On Tuesday, officials in Lake County, Florida, unveiled a statue honoring American educator and civil rights activist Mary McLeod Bethune, who is best known for her work as an advocate in the Groveland Four case and her dedication to education in founding Bethune-Cookman University. Bethune’s statue was added to the Capitol’s National Statuary Hall Collection on July 13. Now, Lake County has one of only three in the world.
“I’m inspired by the vision of the Lake County Historical Society in bringing this statue to our county,” Lake County Commissioner Sean Parks said. “Dr. Mary McLeod Bethune is a true patriot and an American hero. She was one of Florida’s greatest citizens and a hero to Lake County as well.” Important step: She was a leader in the civil rights movement. Now her statue will replace a Confederate general’s in the US Capitol.
A new statue of Mary McLeod Bethune, “a saint and a special person,” will be unveiled in Daytona Beach. Nilda Comas, an Italian sculptor, carved this likeness, which is identical to the one in Washington, DC. The statue’s marble originated from the same cave quarry as that of Michelangelo’s David statue in Washington, D.C.
The marble used to create this statue of Mary McLeod Bethune is the same as that used to create Michelangelo’s David, which is located in Washington, D.C. The Lake County Historical Society sent a small delegation to Italy to visit Comas in her studio and the quarry on their dime.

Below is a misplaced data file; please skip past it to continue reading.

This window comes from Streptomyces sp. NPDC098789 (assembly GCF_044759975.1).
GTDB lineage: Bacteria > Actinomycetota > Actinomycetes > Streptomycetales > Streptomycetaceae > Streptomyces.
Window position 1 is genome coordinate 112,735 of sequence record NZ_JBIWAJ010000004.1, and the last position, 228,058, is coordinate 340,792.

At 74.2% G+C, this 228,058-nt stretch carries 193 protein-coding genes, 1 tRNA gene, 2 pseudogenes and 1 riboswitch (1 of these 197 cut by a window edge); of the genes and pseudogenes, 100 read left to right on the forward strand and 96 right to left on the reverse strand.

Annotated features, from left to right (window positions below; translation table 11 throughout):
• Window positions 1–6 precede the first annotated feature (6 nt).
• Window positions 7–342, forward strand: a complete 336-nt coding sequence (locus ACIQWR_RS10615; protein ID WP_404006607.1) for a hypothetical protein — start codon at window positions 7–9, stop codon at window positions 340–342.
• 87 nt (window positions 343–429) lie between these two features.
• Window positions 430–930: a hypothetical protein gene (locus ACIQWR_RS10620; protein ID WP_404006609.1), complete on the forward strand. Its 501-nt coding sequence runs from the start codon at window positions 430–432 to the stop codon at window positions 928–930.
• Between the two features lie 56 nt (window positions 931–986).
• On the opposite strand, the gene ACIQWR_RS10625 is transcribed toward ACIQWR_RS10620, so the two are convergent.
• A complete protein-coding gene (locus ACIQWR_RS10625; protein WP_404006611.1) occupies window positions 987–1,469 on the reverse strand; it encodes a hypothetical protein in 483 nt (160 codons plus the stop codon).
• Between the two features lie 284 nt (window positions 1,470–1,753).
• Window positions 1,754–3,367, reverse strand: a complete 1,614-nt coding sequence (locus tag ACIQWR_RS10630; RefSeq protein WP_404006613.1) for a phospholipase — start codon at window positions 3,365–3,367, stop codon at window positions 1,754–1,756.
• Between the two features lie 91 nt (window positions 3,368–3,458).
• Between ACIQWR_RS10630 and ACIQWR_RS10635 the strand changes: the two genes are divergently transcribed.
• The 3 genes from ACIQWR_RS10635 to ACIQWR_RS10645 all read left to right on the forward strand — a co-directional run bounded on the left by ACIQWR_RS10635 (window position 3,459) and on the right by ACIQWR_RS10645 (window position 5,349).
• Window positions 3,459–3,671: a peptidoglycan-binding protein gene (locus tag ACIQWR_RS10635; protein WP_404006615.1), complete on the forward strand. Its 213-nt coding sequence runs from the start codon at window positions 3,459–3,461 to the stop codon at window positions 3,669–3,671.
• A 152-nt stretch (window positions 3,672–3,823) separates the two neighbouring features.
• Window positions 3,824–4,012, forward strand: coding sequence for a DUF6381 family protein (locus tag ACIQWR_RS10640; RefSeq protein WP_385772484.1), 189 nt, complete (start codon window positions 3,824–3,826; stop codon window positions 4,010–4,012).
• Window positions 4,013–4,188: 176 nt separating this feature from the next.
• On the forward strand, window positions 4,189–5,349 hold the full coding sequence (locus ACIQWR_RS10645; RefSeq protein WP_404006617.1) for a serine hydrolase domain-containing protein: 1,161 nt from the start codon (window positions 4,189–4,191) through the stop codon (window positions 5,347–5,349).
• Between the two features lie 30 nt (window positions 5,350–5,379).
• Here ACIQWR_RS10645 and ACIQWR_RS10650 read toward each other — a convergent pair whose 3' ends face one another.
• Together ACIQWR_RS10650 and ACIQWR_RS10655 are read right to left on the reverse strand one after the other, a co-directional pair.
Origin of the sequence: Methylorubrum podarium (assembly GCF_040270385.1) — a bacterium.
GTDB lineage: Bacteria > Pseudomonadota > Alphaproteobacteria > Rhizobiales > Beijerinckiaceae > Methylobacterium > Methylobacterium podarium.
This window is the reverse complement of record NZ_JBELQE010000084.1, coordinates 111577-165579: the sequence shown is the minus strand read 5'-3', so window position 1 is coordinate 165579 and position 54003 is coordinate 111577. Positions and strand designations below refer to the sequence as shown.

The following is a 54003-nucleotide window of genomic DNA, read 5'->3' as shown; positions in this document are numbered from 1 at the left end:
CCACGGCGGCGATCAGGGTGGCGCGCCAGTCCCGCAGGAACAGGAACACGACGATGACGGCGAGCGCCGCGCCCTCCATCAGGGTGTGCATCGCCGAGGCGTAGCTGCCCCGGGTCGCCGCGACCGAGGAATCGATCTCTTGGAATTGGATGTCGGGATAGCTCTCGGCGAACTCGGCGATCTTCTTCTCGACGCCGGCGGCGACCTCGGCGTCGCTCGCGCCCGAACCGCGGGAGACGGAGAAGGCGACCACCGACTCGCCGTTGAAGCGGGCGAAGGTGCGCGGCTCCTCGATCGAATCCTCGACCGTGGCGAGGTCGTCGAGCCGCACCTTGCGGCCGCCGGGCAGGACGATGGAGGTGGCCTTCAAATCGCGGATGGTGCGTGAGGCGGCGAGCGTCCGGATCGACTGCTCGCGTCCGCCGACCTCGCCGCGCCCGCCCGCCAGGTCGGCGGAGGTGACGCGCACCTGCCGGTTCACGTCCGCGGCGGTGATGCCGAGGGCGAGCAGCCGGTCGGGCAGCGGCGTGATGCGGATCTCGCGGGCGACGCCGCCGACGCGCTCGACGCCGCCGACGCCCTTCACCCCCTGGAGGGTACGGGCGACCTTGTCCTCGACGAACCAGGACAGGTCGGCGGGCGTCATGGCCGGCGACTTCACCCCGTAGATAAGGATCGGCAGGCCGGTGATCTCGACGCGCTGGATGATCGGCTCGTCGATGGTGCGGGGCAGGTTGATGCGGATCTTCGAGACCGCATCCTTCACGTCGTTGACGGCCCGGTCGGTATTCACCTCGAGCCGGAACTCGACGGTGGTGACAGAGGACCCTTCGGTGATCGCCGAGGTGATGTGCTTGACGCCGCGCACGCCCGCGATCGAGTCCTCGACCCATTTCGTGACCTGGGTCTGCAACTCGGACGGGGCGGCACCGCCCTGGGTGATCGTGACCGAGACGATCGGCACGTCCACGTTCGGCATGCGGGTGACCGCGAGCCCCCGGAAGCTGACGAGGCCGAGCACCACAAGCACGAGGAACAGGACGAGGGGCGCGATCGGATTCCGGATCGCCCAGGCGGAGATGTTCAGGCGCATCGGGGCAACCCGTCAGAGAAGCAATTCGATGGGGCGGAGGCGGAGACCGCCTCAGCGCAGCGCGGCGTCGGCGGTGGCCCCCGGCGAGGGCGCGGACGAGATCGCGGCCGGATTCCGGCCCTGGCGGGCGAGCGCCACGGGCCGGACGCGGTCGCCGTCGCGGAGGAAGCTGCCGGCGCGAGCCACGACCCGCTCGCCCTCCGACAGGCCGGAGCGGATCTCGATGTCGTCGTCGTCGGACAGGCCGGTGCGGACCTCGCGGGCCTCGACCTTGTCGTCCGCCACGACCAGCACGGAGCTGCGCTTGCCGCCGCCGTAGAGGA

“We’ve been able to mirror the project for Statuary Hall,” Ray Powers said. “It was really, really special, and we were also able to attend the first unveiling in Washington D.C. This is a big accomplishment for our county. People need to learn how she contributed to furthering education and further the idea for life, liberty, and the pursuit of happiness for everyone.”
They say, “Her fame will spread like wildfire.” Comas was present at the unveiling and shared stories about the process of creating the statue. “This project started seven years ago and it had many delays,” Comas said. “But we had a wonderful blessing for the statue in Italy before it came over here. Then it was stuck on the ocean coming over here for longer than we had liked. But so many people have been touched by this sculpture. Her name is going to be known all over.”
Bethune, who was deeply committed to learning, is depicted in the statue wearing a graduation cap and gown. She’s got a black rose in her hand and a cane that looks like it was modeled after Roosevelt’s.
“President Roosevelt was her counselor and they were very close,” Comas said. “They took her to a rose garden one time and they handed her a black rose. She had never seen one, but it inspired her as she looked around to see the beauty of all the different colored roses together.”
That garden was dubbed by Bethune the International Garden of People and Races. Lake County Historical Museum is finishing up its Bethune exhibit at 317 W. Main St., Tavares. In a few weeks, it can be shown to the public.